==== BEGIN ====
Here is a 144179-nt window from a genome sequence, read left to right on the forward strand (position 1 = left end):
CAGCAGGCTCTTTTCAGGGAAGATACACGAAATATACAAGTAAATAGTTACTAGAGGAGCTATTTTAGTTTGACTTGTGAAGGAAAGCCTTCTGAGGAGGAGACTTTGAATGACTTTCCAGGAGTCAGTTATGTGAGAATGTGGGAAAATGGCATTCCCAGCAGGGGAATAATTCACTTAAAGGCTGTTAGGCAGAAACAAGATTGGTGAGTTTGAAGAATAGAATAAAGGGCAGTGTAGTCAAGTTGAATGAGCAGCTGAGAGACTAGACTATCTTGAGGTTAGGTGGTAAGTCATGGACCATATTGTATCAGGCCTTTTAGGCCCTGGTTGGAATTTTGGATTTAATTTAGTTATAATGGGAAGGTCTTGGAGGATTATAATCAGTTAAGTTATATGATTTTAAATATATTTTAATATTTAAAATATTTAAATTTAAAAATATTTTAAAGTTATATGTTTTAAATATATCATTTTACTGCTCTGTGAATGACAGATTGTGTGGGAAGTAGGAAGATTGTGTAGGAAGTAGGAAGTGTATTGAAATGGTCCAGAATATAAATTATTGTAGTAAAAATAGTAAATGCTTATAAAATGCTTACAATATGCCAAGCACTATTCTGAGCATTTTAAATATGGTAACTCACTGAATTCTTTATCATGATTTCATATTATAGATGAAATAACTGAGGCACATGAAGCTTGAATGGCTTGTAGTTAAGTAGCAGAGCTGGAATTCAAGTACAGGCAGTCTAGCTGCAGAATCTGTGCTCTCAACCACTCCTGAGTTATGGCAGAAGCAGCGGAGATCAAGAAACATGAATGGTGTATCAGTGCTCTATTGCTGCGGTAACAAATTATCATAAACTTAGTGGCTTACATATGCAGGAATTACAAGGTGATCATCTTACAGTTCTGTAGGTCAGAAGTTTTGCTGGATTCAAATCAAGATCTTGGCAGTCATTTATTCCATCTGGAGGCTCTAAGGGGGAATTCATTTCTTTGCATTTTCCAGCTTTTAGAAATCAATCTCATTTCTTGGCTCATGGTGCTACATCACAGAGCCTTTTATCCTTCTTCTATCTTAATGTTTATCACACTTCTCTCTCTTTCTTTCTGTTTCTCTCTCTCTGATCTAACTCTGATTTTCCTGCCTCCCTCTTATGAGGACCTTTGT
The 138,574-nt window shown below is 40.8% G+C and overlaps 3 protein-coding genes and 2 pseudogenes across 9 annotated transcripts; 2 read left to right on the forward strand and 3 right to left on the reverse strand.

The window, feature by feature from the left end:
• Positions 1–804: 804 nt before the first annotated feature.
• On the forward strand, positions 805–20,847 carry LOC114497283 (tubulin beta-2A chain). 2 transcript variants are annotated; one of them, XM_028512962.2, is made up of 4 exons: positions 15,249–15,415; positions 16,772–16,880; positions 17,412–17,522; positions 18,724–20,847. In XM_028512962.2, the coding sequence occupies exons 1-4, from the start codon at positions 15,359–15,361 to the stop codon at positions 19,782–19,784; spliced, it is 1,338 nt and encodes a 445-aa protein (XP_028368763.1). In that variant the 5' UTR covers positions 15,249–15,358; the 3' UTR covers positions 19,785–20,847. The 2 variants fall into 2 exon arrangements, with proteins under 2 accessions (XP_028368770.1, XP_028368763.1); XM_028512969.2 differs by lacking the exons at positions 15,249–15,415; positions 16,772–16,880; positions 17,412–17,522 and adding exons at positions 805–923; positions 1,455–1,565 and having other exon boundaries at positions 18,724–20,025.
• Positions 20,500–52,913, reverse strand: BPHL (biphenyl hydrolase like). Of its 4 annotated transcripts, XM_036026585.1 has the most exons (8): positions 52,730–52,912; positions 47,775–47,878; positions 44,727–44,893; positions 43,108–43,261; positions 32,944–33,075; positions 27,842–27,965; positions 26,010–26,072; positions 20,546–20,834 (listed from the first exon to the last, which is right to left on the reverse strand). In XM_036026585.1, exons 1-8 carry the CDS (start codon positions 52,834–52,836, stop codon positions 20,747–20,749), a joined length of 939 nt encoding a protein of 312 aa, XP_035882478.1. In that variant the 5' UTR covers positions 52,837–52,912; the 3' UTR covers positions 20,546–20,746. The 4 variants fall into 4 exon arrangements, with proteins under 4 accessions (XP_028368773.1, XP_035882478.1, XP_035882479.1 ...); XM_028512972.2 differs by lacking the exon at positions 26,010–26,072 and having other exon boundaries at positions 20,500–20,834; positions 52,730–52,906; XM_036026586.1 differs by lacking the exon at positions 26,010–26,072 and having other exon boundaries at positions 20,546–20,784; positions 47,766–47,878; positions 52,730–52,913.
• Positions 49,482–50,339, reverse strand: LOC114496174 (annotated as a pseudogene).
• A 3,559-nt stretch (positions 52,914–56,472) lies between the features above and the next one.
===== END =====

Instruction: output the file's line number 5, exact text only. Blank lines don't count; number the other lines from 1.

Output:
• Positions 1–804: 804 nt before the first annotated feature.